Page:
Mothers in one deer species seem remarkably generous in defending other parents’ kids, a study has found—but another deer species displays much less gallantry.
The two species responded differently to fawns’ recorded distress calls, according to Susan Lingle, who conducted the research as a postdoctoral fellow at the Universities of Alberta and of Lethbridge, both in Canada.
Lingle used speakers to broadcast calls of fawns under threat, such as when they face a coyote attack, toward adult deer.
Whitetail deer mothers ran to help only in response to their own species’ call, and only when their own offspring was out of sight, she reported. But mule deer mothers answered calls of both species’ fawns, even when their own fawn stood next to them so they had no reason to believe their own was in trouble.
Mule deer fawns with their mother. (Courtesy Yellowstone Nat'l Park)
“The fact that mule deer ran to the speaker when their own fawn was standing next to them safe and sound revealed they do not help other fawns because they mistake them for their own,” she said.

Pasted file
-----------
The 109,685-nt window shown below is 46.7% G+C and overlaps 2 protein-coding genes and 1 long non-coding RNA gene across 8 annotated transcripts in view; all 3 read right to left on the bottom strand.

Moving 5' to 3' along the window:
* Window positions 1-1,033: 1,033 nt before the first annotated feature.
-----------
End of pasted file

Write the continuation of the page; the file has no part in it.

“It was surprising just how indiscriminate mule deer females were. For example, the females that weren’t even mothers also ran to the speakers to help fawns. That would not be expected if females were simply trying to protect their own fawns.”
The findings appear in this month’s issue of the research journal Animal Behavior.
Mule deer came to the speaker and stayed there as long as the distress calls played, twisting and turning as they confronted perceived attackers, Lingle said. Whitetail mothers came near the speaker briefly, then tended to withdraw right away.
While the findings seem to hail mule deer as superior mothers, their motivation for protecting other fawns is likely based not on altruism but on survival, said Lingle.
“Having a rigid and aggressive response to the simple sound of a fawn distress call may ensure effective defense of a female’s own offspring, even though this means the female invests time and energy and puts herself at risk by helping many other animals. In contrast, a whitetail mother waits to assess whether a fawn is her own before she steps in to defend it. As a result, whitetail fawns suffer considerably more predation during the first months of life than do mule deer fawns.”
Mule deer may have developed a more effective aggressive defense because they rely on fighting to fend off predators year-round, Lingle added. Whitetails and many other species restrict aggressive defense to just the youngest fawns. Whitetails rely on flight rather than fight for most of their lives, so this may hamper their ability to mount an aggressive defense, Lingle said.